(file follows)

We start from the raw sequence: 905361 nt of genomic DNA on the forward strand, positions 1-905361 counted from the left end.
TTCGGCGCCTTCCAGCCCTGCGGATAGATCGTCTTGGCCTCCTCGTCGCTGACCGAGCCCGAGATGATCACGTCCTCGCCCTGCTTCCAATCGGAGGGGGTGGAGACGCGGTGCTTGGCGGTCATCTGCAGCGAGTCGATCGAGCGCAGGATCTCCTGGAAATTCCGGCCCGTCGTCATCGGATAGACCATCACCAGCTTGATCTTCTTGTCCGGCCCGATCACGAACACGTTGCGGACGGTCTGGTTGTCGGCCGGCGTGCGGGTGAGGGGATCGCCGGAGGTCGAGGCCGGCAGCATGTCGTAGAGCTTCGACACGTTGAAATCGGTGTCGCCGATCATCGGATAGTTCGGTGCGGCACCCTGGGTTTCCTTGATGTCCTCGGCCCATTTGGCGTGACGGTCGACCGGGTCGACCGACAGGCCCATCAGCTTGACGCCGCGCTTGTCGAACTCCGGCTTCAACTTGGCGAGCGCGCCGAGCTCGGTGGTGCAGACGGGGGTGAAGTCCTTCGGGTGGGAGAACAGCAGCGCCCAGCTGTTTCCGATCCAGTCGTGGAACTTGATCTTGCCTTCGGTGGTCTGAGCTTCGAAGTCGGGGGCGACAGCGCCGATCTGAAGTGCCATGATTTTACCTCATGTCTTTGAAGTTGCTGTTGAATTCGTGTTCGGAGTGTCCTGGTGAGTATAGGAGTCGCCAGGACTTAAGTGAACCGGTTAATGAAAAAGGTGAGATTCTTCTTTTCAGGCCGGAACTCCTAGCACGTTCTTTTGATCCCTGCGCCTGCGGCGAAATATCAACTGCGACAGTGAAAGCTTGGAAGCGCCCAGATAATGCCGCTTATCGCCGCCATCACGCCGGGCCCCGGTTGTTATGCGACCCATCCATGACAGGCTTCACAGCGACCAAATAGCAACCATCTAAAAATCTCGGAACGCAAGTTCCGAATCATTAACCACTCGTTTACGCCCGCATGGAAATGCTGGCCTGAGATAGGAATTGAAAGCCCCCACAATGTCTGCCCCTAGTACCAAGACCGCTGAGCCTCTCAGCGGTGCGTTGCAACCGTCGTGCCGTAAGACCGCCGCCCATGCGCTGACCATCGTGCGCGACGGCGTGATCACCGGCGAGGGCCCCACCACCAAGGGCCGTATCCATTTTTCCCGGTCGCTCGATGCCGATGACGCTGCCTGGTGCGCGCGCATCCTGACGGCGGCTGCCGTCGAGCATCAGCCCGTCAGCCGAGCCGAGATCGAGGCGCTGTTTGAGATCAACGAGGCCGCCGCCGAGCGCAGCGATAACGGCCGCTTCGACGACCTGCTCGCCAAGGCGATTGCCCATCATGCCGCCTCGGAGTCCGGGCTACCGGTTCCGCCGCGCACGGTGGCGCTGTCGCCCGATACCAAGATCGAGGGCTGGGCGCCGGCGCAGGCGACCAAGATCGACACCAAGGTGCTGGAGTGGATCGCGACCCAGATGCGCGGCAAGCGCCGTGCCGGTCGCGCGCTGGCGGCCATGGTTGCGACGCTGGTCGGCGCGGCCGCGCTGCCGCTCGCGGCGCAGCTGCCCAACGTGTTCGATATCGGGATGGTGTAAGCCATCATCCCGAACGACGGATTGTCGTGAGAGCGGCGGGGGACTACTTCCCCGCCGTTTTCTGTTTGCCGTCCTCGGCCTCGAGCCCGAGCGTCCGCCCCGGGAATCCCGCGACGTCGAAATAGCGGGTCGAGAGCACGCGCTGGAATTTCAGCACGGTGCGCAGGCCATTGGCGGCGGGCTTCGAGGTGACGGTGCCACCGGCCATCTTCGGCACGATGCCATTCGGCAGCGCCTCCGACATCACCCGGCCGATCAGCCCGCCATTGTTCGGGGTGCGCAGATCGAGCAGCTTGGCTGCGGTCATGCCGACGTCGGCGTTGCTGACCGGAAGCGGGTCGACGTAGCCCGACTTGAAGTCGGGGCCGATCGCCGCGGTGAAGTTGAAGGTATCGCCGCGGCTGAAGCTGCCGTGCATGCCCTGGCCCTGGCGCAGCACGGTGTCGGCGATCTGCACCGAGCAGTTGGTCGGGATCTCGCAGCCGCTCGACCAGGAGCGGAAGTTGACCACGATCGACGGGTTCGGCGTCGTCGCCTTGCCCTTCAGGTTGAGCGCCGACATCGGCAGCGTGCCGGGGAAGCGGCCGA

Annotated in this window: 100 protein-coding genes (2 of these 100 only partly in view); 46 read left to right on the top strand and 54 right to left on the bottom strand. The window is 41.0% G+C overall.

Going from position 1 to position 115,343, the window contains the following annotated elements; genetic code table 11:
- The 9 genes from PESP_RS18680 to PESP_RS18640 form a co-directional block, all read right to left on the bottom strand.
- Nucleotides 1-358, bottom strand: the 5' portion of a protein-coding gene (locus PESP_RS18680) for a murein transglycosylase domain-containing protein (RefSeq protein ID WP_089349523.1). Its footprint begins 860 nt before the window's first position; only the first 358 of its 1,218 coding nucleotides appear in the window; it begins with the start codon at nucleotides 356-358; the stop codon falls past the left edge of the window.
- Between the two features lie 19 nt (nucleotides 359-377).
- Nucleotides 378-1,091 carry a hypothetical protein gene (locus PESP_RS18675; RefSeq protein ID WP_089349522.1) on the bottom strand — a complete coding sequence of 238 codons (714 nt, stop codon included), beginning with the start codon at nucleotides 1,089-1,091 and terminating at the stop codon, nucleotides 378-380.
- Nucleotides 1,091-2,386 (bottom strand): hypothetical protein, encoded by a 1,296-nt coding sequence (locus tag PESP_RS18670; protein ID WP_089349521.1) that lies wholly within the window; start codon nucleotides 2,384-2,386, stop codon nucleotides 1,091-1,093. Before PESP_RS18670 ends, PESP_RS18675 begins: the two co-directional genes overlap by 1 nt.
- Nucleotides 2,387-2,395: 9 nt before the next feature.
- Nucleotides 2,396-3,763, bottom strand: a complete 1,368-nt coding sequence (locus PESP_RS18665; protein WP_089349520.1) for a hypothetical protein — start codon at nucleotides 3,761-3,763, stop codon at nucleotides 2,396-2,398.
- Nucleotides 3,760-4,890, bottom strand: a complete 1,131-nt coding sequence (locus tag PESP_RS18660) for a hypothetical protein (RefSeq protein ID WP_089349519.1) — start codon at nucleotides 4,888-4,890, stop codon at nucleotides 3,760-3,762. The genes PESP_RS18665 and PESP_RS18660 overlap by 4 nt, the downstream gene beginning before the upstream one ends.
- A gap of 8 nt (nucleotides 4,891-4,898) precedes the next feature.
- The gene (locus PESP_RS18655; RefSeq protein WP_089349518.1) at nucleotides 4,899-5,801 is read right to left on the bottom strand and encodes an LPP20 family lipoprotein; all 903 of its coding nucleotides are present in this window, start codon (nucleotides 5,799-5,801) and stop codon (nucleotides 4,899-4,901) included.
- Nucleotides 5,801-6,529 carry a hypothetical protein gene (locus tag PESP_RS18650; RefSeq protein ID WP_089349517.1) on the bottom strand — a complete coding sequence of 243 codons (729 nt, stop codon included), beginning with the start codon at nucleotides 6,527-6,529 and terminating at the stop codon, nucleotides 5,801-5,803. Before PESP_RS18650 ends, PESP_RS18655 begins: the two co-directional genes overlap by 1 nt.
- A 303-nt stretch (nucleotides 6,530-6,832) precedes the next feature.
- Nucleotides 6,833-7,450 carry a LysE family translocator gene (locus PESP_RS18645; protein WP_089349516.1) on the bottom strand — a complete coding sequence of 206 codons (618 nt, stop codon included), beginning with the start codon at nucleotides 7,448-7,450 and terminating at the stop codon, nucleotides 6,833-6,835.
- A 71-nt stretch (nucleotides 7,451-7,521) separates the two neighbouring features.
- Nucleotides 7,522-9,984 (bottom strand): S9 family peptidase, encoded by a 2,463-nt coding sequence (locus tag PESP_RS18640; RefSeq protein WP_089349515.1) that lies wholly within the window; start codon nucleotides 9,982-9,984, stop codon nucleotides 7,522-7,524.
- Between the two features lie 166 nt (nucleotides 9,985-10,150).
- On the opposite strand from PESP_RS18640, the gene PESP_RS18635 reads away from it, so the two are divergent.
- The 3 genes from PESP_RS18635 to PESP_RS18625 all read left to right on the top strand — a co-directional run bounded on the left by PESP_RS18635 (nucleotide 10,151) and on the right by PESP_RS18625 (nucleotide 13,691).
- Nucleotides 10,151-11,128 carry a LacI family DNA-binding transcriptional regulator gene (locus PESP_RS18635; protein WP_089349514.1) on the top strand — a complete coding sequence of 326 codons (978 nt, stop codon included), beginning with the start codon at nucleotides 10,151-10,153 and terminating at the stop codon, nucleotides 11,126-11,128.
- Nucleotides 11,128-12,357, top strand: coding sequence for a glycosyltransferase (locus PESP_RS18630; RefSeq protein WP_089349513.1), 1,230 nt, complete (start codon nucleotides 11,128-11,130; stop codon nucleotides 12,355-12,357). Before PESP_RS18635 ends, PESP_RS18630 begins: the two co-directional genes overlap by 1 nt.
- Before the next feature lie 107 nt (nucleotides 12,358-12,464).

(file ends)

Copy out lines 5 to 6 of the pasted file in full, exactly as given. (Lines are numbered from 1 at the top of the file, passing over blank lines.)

- The 9 genes from PESP_RS18680 to PESP_RS18640 form a co-directional block, all read right to left on the bottom strand.
- Nucleotides 1-358, bottom strand: the 5' portion of a protein-coding gene (locus PESP_RS18680) for a murein transglycosylase domain-containing protein (RefSeq protein ID WP_089349523.1). Its footprint begins 860 nt before the window's first position; only the first 358 of its 1,218 coding nucleotides appear in the window; it begins with the start codon at nucleotides 356-358; the stop codon falls past the left edge of the window.